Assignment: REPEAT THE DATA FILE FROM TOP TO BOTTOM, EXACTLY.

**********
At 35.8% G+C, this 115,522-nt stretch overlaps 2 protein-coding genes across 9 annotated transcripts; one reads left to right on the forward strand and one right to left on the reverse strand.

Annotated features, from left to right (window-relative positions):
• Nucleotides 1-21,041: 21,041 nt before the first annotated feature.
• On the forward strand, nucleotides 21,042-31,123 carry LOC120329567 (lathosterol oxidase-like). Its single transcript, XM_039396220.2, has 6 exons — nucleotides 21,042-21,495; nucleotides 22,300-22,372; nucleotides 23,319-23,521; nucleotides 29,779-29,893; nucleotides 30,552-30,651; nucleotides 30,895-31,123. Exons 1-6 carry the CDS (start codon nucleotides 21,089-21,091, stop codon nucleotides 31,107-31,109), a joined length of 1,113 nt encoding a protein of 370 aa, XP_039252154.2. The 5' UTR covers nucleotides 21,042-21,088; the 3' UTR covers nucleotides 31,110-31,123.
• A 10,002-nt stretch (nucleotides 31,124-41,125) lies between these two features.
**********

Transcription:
At 35.8% G+C, this 115,522-nt stretch overlaps 2 protein-coding genes across 9 annotated transcripts; one reads left to right on the forward strand and one right to left on the reverse strand.

Annotated features, from left to right (window-relative positions):
• Nucleotides 1-21,041: 21,041 nt before the first annotated feature.
• On the forward strand, nucleotides 21,042-31,123 carry LOC120329567 (lathosterol oxidase-like). Its single transcript, XM_039396220.2, has 6 exons — nucleotides 21,042-21,495; nucleotides 22,300-22,372; nucleotides 23,319-23,521; nucleotides 29,779-29,893; nucleotides 30,552-30,651; nucleotides 30,895-31,123. Exons 1-6 carry the CDS (start codon nucleotides 21,089-21,091, stop codon nucleotides 31,107-31,109), a joined length of 1,113 nt encoding a protein of 370 aa, XP_039252154.2. The 5' UTR covers nucleotides 21,042-21,088; the 3' UTR covers nucleotides 31,110-31,123.
• A 10,002-nt stretch (nucleotides 31,124-41,125) lies between these two features.